What would happen if the government became too oppressive?
The government is too oppressive, in some countries, if the reports we receive are true. And the records of history show that oppressive governments have existed in the past. History also shows what happens in those situations.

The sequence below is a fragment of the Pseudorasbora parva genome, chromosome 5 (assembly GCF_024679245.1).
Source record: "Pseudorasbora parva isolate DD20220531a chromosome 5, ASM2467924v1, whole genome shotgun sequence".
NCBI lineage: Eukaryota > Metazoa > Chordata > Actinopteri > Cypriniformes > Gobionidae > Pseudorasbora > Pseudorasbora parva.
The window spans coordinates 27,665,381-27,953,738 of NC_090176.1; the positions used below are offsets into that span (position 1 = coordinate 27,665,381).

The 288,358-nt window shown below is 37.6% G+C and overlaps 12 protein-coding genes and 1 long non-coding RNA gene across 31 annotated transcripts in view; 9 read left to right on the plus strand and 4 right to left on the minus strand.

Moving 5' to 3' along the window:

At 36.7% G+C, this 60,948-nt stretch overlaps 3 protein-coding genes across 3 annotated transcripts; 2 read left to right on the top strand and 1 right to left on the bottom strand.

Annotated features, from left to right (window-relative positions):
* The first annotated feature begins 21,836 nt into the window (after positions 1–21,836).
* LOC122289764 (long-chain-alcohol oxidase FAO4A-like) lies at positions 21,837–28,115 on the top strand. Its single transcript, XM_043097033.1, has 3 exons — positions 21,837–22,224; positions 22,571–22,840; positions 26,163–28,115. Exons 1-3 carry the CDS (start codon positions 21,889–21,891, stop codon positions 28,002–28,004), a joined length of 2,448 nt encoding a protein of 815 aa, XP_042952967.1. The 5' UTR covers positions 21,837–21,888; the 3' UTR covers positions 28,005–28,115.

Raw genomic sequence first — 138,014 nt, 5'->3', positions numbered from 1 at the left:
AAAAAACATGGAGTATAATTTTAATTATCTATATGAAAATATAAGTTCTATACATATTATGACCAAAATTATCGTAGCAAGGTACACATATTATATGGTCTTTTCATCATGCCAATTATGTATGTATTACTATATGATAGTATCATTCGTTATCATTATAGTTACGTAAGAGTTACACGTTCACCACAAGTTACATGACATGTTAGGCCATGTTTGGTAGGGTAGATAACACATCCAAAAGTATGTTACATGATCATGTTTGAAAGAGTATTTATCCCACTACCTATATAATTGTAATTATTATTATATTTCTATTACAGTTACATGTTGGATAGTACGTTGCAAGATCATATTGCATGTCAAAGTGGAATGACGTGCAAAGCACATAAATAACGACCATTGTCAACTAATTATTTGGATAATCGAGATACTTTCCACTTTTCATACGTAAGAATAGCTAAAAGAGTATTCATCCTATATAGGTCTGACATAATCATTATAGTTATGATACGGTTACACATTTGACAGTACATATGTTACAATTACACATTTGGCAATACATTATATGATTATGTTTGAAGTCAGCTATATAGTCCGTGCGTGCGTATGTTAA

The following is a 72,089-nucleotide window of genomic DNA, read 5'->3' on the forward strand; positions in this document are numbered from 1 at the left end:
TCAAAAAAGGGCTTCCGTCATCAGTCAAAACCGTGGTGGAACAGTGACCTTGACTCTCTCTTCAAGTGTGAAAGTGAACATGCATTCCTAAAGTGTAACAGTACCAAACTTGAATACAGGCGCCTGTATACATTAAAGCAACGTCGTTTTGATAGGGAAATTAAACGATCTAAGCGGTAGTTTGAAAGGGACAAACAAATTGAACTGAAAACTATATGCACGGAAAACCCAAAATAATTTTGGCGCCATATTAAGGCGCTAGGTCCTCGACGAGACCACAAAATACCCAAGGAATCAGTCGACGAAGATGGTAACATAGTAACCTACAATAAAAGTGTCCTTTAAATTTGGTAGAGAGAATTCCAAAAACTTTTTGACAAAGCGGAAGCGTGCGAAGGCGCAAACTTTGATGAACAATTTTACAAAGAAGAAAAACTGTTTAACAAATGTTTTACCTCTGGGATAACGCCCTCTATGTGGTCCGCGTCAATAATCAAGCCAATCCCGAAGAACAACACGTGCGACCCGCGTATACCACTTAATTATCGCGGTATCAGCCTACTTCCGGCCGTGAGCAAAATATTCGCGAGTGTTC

Of course, it depends how we define oppressive. DEFINITIONS: To oppress, which comes from the latin opprimo, to press, means to load or burden with unreasonable impositions; to treat with unjust severity, rigour or hardship; as, to oppress a nation with taxes; to oppress by compelling persons to perform unreasonable service. Oppressive therefore means (1). unreasonably burdensome; unjustly severe; as, oppressive taxes; oppressive exactions of service; (2) Tyrannical; as, an oppressive government. REACTION: Every force is met with an equal and opposite force. ("For every action, there is an equal and opposite reaction", Newton's third law) When a government starts to oppress the people, the people object and resist. Their first civil recourse is by direct representation to the government. If the government fails to respond satisfactorily, another course of action is to alert the media and the population at large. In this way injustices are brought to light and common causes established. If these attempts to achieve justice are ignored, often a legal system exists through which plaintiffs can take legal action against the state. If the country's legal system does not protect personal freedoms and ensure justice, there may be recourse to international courts of law or to some other body having appropriate jurisdiction. FORM OF GOVERNMENT: Some governments are composed of opposing political parties. This can sometimes act as a countermeasure against one party that seeks to rule in an oppressive way. PEOPLE POWER: Many oppressed people, for a number of reasons, may decide to take matters into their own hands. There may be civil unrest, demonstrations, protest marches, civil disobedience, rioting, physical attacks against government buildings and personnel. Anarchy and revolution may become rampant. Others may decide to emigrate, or flee to a less oppressive land, if they are able to do so. Depending on the nature of the oppression, many immigrants upon arrival in another land can claim refugee status on the basis of the governmental victimisation they experienced in their homeland. Sometimes the sheer 'power of the people' in one way or another, may resolve the problem by overthrowing the government but this is often at great cost in lives along the way. EXTERNAL FORCES: Sometimes other countries become involved. Their governments may hear of the plight of the oppressed people and make diplomatic representations to the oppressive government, even imposing trade sanctions if discussions fail. If the situation continues or worsens, sometimes the external government will, in the interests of the oppressed people, invade the land of the tyrannical government in an attempt to overthrow the government and impose a less severe and more just and benevolent form of government. AN IDEAL: Government should not be government of the people, but for the people, listening to the people, caring for their best interests and ensuring peace and justice for all.